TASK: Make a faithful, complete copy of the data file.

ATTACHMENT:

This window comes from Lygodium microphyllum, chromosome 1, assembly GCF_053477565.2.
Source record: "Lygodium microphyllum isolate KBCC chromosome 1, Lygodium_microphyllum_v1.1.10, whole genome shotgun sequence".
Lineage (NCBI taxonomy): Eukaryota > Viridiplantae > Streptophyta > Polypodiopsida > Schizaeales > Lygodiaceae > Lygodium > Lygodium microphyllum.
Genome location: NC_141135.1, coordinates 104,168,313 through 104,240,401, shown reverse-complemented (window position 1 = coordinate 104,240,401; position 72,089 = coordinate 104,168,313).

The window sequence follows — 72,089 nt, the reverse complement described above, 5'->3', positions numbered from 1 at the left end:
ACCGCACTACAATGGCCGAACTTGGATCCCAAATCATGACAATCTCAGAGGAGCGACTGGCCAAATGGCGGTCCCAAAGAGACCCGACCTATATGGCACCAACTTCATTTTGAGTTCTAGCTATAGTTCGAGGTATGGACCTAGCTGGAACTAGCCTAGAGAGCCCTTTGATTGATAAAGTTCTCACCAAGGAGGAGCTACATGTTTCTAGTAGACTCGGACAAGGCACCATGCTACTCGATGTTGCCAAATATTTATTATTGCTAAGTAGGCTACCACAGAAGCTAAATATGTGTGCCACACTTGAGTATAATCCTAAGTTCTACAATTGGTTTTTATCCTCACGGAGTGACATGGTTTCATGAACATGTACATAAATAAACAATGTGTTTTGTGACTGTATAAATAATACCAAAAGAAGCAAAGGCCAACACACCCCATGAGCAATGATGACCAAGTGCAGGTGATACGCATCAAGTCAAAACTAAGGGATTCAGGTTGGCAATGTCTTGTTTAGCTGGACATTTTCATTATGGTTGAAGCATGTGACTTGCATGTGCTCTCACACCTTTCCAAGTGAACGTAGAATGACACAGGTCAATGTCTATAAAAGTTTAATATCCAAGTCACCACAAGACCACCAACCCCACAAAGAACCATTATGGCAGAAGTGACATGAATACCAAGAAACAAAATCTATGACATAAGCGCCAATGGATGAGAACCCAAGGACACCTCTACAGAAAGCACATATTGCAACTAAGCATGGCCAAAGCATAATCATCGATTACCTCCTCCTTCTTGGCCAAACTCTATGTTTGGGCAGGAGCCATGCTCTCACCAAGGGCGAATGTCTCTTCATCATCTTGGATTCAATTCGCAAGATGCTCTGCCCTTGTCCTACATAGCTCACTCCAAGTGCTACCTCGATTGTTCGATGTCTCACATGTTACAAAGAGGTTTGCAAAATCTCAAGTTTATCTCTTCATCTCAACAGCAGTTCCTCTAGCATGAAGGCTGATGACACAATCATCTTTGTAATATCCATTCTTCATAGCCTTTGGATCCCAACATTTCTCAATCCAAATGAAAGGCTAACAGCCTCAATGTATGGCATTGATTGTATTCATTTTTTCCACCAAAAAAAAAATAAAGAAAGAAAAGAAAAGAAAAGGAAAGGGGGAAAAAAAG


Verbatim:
This window comes from Lygodium microphyllum, chromosome 1, assembly GCF_053477565.2.
Source record: "Lygodium microphyllum isolate KBCC chromosome 1, Lygodium_microphyllum_v1.1.10, whole genome shotgun sequence".
Lineage (NCBI taxonomy): Eukaryota > Viridiplantae > Streptophyta > Polypodiopsida > Schizaeales > Lygodiaceae > Lygodium > Lygodium microphyllum.
Genome location: NC_141135.1, coordinates 104,168,313 through 104,240,401, shown reverse-complemented (window position 1 = coordinate 104,240,401; position 72,089 = coordinate 104,168,313).

The window sequence follows — 72,089 nt, the reverse complement described above, 5'->3', positions numbered from 1 at the left end:
ACCGCACTACAATGGCCGAACTTGGATCCCAAATCATGACAATCTCAGAGGAGCGACTGGCCAAATGGCGGTCCCAAAGAGACCCGACCTATATGGCACCAACTTCATTTTGAGTTCTAGCTATAGTTCGAGGTATGGACCTAGCTGGAACTAGCCTAGAGAGCCCTTTGATTGATAAAGTTCTCACCAAGGAGGAGCTACATGTTTCTAGTAGACTCGGACAAGGCACCATGCTACTCGATGTTGCCAAATATTTATTATTGCTAAGTAGGCTACCACAGAAGCTAAATATGTGTGCCACACTTGAGTATAATCCTAAGTTCTACAATTGGTTTTTATCCTCACGGAGTGACATGGTTTCATGAACATGTACATAAATAAACAATGTGTTTTGTGACTGTATAAATAATACCAAAAGAAGCAAAGGCCAACACACCCCATGAGCAATGATGACCAAGTGCAGGTGATACGCATCAAGTCAAAACTAAGGGATTCAGGTTGGCAATGTCTTGTTTAGCTGGACATTTTCATTATGGTTGAAGCATGTGACTTGCATGTGCTCTCACACCTTTCCAAGTGAACGTAGAATGACACAGGTCAATGTCTATAAAAGTTTAATATCCAAGTCACCACAAGACCACCAACCCCACAAAGAACCATTATGGCAGAAGTGACATGAATACCAAGAAACAAAATCTATGACATAAGCGCCAATGGATGAGAACCCAAGGACACCTCTACAGAAAGCACATATTGCAACTAAGCATGGCCAAAGCATAATCATCGATTACCTCCTCCTTCTTGGCCAAACTCTATGTTTGGGCAGGAGCCATGCTCTCACCAAGGGCGAATGTCTCTTCATCATCTTGGATTCAATTCGCAAGATGCTCTGCCCTTGTCCTACATAGCTCACTCCAAGTGCTACCTCGATTGTTCGATGTCTCACATGTTACAAAGAGGTTTGCAAAATCTCAAGTTTATCTCTTCATCTCAACAGCAGTTCCTCTAGCATGAAGGCTGATGACACAATCATCTTTGTAATATCCATTCTTCATAGCCTTTGGATCCCAACATTTCTCAATCCAAATGAAAGGCTAACAGCCTCAATGTATGGCATTGATTGTATTCATTTTTTCCACCAAAAAAAAAATAAAGAAAGAAAAGAAAAGAAAAGGAAAGGGGGAAAAAAAG